Labor Law and the Race to the Bottom

51 Pages Posted: 13 Oct 2013

See all articles by Steven L. Willborn

Steven L. Willborn

University of Nebraska at Lincoln - College of Law

Date Written: October 11, 2013

Abstract

This article challenges the dominant narrative supporting a race to the bottom in labor law. It supplies narratives that support the empirical literature – that there may not be much of a race at all and, even if there is, it may not be as fast and sudden as advertised. Some labor regulation may produce net benefits for society. This labor regulation should be enhanced, not harmed, by global competition. But even labor regulation that imposes net costs on society may not be subject to the race to the bottom for a variety of reasons. The article does not prove that there is never a race to the bottom. But it does demonstrate that there are plausible, alternative narratives to the dominant one. A narrative skeptical of the race-to-the-bottom hypothesis may help to re-calibrate the scales used to consider labor regulation. If we believe in a race to the bottom a bit less, we may be empowered to think more deeply and creatively about the promise and possibilities of effective labor regulation.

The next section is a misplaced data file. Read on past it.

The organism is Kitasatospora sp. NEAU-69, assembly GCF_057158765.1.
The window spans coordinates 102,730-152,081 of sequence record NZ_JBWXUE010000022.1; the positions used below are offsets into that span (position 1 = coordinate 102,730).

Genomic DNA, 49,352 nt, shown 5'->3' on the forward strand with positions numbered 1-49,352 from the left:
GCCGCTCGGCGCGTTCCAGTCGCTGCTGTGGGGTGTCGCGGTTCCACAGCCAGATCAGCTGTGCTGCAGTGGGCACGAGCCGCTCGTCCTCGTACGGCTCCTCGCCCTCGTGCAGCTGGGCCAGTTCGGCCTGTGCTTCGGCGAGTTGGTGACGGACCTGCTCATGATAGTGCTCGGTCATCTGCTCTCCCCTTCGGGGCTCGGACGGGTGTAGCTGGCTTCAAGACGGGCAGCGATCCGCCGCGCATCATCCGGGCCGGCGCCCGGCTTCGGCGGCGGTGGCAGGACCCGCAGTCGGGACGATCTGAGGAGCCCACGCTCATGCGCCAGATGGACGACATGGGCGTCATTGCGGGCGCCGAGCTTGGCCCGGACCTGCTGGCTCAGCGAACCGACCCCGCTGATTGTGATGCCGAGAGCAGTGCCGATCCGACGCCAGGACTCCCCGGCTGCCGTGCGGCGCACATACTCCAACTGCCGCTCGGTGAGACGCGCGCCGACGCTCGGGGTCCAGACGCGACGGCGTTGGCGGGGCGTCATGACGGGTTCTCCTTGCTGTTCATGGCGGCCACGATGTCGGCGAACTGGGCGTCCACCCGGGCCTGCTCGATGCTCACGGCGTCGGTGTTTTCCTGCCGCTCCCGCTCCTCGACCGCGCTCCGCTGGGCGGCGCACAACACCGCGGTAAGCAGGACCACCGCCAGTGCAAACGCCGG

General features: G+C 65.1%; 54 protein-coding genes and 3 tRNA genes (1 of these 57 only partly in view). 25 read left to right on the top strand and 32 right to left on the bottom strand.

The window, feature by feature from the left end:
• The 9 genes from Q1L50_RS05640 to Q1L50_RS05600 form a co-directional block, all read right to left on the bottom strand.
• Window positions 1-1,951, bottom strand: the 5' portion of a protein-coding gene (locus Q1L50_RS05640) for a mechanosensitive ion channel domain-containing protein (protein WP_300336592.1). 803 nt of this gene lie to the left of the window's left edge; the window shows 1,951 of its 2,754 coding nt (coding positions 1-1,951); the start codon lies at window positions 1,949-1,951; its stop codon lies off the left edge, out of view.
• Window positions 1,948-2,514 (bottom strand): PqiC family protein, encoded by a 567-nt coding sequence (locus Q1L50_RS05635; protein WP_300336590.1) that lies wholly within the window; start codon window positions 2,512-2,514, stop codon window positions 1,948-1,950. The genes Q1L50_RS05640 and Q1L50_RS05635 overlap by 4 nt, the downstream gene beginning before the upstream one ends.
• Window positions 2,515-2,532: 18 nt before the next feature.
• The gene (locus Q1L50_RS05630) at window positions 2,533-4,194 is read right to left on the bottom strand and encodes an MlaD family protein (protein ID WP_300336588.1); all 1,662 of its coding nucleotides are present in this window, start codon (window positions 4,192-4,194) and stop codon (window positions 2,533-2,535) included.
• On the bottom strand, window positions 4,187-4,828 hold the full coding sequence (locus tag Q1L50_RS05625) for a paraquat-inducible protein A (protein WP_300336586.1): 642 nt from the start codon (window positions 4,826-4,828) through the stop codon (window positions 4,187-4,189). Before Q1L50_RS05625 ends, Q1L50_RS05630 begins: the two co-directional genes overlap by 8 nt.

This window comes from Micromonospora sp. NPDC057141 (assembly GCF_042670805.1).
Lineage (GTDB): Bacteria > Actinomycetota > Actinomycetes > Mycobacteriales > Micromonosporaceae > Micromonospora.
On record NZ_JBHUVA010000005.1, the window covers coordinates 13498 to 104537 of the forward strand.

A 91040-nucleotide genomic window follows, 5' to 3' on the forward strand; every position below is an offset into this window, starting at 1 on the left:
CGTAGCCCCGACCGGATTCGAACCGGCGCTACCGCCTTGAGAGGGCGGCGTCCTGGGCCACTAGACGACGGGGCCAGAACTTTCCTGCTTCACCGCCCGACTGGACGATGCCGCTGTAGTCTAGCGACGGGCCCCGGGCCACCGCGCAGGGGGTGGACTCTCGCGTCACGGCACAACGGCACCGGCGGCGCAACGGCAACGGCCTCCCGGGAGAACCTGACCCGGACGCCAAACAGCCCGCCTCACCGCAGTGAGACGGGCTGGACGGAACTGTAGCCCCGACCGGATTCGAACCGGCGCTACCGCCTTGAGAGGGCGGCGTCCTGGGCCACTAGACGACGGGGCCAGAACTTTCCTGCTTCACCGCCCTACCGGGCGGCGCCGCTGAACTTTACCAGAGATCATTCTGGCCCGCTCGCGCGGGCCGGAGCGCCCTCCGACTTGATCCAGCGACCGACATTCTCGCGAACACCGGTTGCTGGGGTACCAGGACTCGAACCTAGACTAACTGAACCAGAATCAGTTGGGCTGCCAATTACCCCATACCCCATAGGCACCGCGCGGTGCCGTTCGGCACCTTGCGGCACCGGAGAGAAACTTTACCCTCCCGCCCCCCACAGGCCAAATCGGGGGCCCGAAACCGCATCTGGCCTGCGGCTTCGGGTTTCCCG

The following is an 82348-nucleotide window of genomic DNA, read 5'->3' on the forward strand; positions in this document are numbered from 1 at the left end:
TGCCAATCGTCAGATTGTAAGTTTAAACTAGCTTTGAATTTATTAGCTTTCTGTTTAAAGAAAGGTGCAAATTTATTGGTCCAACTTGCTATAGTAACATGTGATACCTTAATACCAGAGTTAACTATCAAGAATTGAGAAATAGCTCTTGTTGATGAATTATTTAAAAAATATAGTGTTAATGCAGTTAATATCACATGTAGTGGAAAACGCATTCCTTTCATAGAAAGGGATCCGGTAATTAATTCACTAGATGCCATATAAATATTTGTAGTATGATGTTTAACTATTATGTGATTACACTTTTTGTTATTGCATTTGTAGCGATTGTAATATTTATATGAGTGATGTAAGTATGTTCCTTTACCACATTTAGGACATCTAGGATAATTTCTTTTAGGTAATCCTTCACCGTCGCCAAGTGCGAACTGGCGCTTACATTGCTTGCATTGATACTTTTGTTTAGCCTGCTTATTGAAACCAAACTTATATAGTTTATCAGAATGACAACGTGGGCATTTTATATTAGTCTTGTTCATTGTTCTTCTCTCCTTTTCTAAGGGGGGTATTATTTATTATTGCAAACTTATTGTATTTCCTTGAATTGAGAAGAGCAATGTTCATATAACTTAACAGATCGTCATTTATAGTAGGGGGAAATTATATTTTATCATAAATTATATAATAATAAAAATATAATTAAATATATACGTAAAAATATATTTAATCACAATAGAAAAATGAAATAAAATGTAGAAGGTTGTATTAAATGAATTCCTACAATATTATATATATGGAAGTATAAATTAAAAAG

Keywords: Labor Law, Employment Law

JEL Classification: K31

Suggested Citation

Willborn, Steven L., Labor Law and the Race to the Bottom (October 11, 2013). Available at SSRN: https://ssrn.com/abstract=2339274 or http://dx.doi.org/10.2139/ssrn.2339274

Steven L. Willborn (Contact Author)

University of Nebraska at Lincoln - College of Law ( email )

103 McCollum Hall
P.O. Box 830902
Lincoln, NE 68583-0902
United States
402-472-1256 (Phone)

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